Dilma Rousseff has to leave the Brazilian presidency. A Senate majority vote of 61 to 20, no abstentions, ousted her under the accusation that she “used illegal means to hide holes in the federal budget, exacerbated a recession and high inflation.” The impeachment procedure established under Brazilian law ended with her second term as president.
Another vote to ban Rousseff to participate in elections and be elected was defeated, so if she wants she could be a candidate in 2019.
Michel Temer, acting president during the time the impeachment has lasted, became the formal Brazilian president on Aug. 31, and his term will end on Jan. 1, 2019.
Rousseff, who was imprisoned during the country’s dictatorship in the 1960s, said she broke no laws, and argued that she was forced to make tough choices on the budget in the face of declining revenues, and accused that her problem was the refusal by opponents in Congress to work with her.
Rousseff had sharp words on Monday for her former vice president, Temer, who took over when she was suspended and will finish the term as president. She called him a “usurper” and “racist.” Temer, whose family is from Christian Lebanese origin, is trying to face the very difficult economic situation Brazil is going through with high rates of unemployment and inflation.
A large number of members of Congress and former President Luiz Inácio Lula da Silva have been implicated in a number of corruption scandals. It is another front that Temer has to face. Watchdog groups estimate 60 percent of the 594 lawmakers in both chambers are being investigated for wrongdoing, many for corruption.
Rousseff and her predecessor Lula Da Silva ruled Brazil for more than a decade. Together with former Presidents Nestor Kirchner and Cristina Kirchner in Argentina; Hugo Chavez and Nicolas Maduro in Venezuela; Rafael Correa in Ecuador; Evo Morales in Bolivia; the Castros´ in Cuba; and Jose Mujica in Uruguay (2005-2010), there was created a wide net of populist governments, which engaged with Iran and utterly anti-Israel and anti-American.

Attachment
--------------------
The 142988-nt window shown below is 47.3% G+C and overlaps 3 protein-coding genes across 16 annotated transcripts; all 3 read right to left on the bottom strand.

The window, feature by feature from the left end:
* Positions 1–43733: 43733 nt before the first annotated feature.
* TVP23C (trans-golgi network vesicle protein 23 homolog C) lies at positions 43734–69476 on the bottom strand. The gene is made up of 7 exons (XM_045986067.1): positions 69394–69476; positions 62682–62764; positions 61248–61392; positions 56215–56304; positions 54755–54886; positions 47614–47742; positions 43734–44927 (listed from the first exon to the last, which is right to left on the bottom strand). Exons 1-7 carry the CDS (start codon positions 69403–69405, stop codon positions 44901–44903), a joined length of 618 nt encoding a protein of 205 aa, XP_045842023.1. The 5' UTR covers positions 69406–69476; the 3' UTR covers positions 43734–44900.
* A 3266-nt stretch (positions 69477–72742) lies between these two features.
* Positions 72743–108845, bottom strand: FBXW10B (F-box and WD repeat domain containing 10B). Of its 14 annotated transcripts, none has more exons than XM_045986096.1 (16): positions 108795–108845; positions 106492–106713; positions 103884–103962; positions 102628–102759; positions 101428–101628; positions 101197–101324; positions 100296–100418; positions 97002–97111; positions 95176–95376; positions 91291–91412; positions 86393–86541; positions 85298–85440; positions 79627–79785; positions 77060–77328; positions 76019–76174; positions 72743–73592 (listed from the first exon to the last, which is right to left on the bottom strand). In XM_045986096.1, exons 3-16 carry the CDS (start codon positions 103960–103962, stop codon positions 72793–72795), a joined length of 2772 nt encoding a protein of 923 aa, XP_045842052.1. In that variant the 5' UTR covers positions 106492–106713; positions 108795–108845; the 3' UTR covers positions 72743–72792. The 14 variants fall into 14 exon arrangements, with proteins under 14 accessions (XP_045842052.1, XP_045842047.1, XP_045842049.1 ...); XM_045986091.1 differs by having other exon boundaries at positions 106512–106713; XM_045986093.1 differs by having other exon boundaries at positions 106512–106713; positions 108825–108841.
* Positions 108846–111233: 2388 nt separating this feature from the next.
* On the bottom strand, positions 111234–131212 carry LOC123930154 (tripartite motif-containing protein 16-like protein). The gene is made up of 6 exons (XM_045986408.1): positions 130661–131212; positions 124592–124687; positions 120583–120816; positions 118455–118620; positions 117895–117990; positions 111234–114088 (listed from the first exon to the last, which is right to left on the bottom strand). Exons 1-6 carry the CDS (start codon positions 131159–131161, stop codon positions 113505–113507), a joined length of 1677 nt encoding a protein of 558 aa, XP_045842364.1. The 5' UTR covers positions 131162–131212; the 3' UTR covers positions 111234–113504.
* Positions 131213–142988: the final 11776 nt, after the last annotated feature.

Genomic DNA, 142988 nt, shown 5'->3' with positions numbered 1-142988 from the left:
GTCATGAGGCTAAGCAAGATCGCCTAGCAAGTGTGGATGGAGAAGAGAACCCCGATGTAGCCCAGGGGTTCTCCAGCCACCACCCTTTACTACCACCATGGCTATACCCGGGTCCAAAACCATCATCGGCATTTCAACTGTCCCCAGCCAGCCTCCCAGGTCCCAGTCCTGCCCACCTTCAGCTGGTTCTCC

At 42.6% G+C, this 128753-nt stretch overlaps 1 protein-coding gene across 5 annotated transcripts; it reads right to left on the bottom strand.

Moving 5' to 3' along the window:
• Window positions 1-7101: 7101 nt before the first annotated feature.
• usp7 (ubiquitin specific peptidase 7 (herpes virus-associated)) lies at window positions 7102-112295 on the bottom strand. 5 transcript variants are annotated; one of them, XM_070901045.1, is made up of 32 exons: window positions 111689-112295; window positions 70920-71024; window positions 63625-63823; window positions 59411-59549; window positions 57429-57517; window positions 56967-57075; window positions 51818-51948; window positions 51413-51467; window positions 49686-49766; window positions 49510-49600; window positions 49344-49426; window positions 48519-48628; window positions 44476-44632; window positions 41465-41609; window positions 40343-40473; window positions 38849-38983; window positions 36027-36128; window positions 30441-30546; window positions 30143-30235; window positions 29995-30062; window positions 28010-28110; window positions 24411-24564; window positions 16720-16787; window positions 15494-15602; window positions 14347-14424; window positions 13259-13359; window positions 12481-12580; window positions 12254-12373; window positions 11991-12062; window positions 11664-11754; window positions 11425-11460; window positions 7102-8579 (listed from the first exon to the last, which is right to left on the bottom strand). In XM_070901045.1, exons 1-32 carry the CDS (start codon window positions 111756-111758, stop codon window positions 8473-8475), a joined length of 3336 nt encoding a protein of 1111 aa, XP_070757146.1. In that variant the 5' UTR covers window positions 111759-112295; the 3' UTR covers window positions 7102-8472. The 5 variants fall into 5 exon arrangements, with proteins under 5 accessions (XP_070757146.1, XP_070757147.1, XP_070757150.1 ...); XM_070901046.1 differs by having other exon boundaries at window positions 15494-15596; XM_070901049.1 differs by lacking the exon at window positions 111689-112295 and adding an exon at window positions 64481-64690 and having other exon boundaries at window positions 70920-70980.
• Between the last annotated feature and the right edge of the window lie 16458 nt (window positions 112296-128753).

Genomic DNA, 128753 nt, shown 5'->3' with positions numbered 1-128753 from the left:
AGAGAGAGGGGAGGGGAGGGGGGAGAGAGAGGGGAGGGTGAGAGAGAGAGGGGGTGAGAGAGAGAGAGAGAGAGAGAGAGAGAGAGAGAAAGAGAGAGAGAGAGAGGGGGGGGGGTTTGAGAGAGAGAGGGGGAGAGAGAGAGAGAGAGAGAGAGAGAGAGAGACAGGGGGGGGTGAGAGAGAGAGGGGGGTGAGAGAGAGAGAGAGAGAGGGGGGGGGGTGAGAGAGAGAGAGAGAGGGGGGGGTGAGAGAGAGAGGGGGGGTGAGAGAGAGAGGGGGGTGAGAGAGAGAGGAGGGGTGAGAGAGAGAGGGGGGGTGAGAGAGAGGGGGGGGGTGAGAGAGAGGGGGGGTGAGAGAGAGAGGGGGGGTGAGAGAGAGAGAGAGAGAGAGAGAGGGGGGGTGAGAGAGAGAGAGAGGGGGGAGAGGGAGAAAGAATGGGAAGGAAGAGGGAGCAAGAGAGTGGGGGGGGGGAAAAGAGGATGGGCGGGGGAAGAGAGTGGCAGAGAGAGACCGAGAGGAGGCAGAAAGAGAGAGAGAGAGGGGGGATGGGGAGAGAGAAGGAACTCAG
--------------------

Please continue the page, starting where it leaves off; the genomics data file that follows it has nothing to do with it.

Today the political map has changed. Argentina voted for another type of ruling when they elected Mauricio Macri last year; Rousseff has been ousted by impeachment; Venezuela is economically and politically ruined; Cuba is trying to approach the United States and Uruguay changed in last year´s election for a most moderate leftist like Tabare Vazquez for president.
These changes have created a serious political division in the region.
Presidents like Temer, Macri, Horacio Cartes (Paraguay) have joined the new President of Peru Pedro Pablo Kuczynski and President Juan Manuel Santos of Colombia to face and reject the violent populism of Bolivia, Cuba, Ecuador, Nicaragua and Venezuela.
With regard to Israel, it once again has democratic governments in Latin America with which to deal, to conduct business and to receive proper designation as the only democratic country in the Middle East.
The immediate future of Brazil is still uncertain. The economic crisis is the most important challenge that Temer has to face. If Brazil gets some improvements in its economy, the region will feel relieved and democracy will have a better chance to be sustainable.
Populist Presidents like Maduro and Morales have accused the Brazilian Congress of attempting a coup against Rousseff. That is absurd, legally speaking, because impeachment is a procedure established in the Brazilian constitution, and there has been no shadow of any coup. On the other hand, the confrontation between democracies and populists will go deeper, so not only the political relations will suffer, but the economic links too.
This is “the framework of uncertainty” for the immediate future in Brazil and its neighbors. Time is of the essence, so we will have to wait no less than until the end of the year to watch if Brazil can recover, and if the dangerous instability in Venezuela does not create another regional unrest.
Eduardo Kohn, Ph.D., has been the B’nai B’rith executive vice president in Uruguay since 1981 and the B’nai B’rith International director of Latin American affairs since 1984. Before joining B'nai B'rith, he worked for the Israeli embassy in Uruguay, the Israel-Uruguay Chamber of Commerce and Hebrew College in Montevideo. He is a published author of “Zionism, 100 years of Theodor Herzl,” and writes op-eds for publications throughout Latin America. He graduated from the State University of Uruguay with a doctorate in diplomacy and international affairs. To view some of his additional content, click here.
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